Knowing your customers is a fundamental pillar of any successful business. However, the journey to figuring this out is not always clear-cut.
I am co-founder and C.E.O. of EVELO, an electric bike company with a focus on the “longevity economy” — the 50-years-and-older demographic.
However, that age group wasn’t always our focus. In fact, it took nearly five years for us to realize who our target customers are.
We became interested in electric bikes because we believed (and still do) that they represent a viable alternative to cars and public transportation for commuting and getting around. Everything that we’ve done on the product and marketing side of things reinforces this message.
But as we ramped up our sales and began to analyze our customers, we were surprised to see that most were 50, 60, 70, and even 80 years of age. This contrasted with our original expectation of appealing to a young, hip, urban commuter who wanted to eschew the car for a more sustainable and green mode of transportation. So, we pushed back and tried to recalibrate our marketing and product efforts to entice the younger, commuter-focused audience. That only backfired.
First, there was a disconnect. We would try to showcase younger, urban commuters on the website, yet the people that kept calling us with questions and sales inquiries were older folks looking for a way to stay mobile and independent.
We would try to accommodate them, but in the end we realized that both demographics — young and old — had different needs. Our brand message was confusing and we weren’t serving either demographic well.
Embracing older consumers
There came a point, however, where the evidence was clear. While the commuting market was growing — albeit slower than we expected — we found that the older demographic was becoming bigger than ever. So, with 75 percent of our customers already falling into that category, we decided to embrace it fully and focus on that segment.
Why did we and so many other startups ignore the “longevity economy”?
After trying to understand our own approaches and biases, and after talking to other business and marketing professionals, I think it comes down to three things.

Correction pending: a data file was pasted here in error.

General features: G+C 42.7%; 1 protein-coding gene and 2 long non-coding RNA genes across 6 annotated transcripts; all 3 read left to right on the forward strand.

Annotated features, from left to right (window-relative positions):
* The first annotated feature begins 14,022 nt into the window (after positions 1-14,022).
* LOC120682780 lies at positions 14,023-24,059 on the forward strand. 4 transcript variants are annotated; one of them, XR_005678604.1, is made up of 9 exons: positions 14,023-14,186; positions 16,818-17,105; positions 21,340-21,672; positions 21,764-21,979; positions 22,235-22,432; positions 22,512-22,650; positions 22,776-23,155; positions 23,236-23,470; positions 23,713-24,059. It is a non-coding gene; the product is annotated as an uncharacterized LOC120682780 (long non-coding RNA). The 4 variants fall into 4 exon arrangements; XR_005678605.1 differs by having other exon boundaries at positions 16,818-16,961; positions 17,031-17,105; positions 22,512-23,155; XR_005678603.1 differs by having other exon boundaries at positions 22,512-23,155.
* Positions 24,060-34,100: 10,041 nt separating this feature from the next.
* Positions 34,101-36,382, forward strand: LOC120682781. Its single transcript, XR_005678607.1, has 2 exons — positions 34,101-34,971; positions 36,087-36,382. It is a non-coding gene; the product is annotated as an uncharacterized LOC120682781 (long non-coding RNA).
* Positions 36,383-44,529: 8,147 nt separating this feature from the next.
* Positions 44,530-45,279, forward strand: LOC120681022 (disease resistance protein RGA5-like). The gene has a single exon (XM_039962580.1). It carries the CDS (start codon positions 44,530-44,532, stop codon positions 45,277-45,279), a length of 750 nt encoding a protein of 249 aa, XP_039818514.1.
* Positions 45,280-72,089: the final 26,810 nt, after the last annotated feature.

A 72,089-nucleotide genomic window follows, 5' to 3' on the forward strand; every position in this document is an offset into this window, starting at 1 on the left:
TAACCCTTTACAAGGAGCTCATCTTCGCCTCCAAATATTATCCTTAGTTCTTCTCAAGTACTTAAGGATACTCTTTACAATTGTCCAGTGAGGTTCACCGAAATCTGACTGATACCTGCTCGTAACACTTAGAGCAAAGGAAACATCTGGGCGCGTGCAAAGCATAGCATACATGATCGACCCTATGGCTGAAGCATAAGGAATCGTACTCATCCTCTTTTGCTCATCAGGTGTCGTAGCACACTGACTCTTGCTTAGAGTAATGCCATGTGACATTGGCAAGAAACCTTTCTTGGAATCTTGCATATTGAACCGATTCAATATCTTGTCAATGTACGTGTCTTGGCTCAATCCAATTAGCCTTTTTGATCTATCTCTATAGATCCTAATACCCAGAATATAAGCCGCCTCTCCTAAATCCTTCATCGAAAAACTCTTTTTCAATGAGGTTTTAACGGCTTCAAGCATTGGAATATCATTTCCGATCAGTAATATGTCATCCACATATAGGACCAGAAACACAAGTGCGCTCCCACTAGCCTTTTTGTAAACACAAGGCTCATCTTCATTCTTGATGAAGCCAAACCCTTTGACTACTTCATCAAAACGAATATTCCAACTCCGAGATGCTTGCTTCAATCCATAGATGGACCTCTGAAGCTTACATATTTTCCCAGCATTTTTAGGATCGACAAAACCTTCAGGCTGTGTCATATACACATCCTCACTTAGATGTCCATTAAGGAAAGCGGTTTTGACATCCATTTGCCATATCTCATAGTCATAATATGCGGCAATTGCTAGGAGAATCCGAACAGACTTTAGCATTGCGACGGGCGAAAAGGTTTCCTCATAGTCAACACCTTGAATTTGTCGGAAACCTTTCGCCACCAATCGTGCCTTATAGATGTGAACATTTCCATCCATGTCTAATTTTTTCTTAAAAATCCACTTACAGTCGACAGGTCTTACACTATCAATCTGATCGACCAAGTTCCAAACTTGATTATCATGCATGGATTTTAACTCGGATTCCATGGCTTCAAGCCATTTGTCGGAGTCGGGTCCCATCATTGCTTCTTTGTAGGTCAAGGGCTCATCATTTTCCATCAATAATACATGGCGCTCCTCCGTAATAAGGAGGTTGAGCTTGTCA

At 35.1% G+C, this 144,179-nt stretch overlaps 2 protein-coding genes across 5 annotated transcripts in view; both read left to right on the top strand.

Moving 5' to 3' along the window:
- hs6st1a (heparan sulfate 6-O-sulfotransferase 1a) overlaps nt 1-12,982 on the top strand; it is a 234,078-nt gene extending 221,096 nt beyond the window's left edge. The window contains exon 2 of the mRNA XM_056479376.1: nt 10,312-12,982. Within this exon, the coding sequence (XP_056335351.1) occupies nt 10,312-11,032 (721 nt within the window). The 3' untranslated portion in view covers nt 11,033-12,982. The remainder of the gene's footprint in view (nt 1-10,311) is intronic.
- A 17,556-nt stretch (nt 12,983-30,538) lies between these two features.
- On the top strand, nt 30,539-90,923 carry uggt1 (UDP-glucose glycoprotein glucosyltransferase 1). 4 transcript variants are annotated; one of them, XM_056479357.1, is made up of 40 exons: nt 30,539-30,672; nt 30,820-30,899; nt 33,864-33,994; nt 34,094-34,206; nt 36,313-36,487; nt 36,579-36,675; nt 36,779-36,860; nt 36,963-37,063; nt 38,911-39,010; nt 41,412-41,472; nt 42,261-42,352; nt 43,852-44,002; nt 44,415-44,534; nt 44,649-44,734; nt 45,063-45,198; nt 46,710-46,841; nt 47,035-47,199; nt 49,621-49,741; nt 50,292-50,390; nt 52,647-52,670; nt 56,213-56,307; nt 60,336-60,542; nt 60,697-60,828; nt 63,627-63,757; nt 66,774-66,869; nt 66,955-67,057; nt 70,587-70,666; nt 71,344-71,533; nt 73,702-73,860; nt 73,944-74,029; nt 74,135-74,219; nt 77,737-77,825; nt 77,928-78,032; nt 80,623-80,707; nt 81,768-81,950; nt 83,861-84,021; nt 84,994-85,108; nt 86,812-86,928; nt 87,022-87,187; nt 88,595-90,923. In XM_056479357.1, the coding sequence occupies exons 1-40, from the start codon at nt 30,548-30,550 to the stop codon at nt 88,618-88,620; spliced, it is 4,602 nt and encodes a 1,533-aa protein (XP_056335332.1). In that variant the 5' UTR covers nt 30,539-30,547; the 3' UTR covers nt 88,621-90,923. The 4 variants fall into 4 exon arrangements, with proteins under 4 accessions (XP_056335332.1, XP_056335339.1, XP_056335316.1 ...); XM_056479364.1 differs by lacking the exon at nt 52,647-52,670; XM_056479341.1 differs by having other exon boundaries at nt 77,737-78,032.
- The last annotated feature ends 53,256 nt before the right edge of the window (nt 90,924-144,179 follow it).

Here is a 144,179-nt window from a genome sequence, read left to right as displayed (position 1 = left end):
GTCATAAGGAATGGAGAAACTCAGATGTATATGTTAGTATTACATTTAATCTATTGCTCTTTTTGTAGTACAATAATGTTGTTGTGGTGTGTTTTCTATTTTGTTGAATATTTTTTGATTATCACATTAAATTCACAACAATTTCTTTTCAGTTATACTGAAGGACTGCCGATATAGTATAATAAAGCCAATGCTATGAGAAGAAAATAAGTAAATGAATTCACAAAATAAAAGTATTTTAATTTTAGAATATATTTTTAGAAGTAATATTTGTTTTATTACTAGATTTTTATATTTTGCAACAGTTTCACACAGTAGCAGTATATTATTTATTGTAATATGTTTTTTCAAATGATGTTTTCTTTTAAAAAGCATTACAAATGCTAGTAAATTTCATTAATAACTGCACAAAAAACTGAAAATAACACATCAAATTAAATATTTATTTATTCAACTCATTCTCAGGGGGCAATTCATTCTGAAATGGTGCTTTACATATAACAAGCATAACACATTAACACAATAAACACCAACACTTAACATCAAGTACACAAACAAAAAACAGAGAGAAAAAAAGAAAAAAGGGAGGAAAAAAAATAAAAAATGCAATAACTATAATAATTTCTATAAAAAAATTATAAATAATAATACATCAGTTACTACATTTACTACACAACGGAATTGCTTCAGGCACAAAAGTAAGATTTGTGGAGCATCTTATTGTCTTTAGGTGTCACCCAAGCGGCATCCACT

First, some business owners feel that the longevity economy is not “on brand” for them; they’d rather target younger consumers with a hipper marketing message, and with product photos and content that follows.
Second, many businesses, especially those in the tech sector, believe that older folks are resistant to change and are uninterested in trying out a new product. I’ve found that to be the opposite of the truth, as baby boomers bring a lifetime of expertise and knowledge to a buying decision, making them eager to try out new products, as long as those products are useful or solve a problem.
Third, many ecommerce storeowners and marketing professionals focus on the younger crowd. We all see the world from our own perspectives. So if a 35-year-old is running marketing for an ecommerce business, it will require more work and effort to understand a 70-year-old consumer.
A growing audience
So, why should a business care about the longevity economy?
Purely from a numbers perspective, it’s only going to be growing worldwide. AARP just recently released a report covering the 111 million 50-plus U.S. consumers and their impact the economy. According to the report, “the 50-plus age group generates $7.6 trillion in economic activity (a $500 billion increase from 2013). This increase reflects the shifting demographic and spending patterns of this group due to longer life spans and prolonged employment.”
It’s a category that’s not getting nearly as much attention as it deserves in terms of product and service design. It’s wide open for entrepreneurs and business owners.
But there’s a bigger reason than numbers alone. It’s a real opportunity to develop products and services that will have a meaningful impact on people’s lives. It’s also an opportunity to build a thriving, successful organization.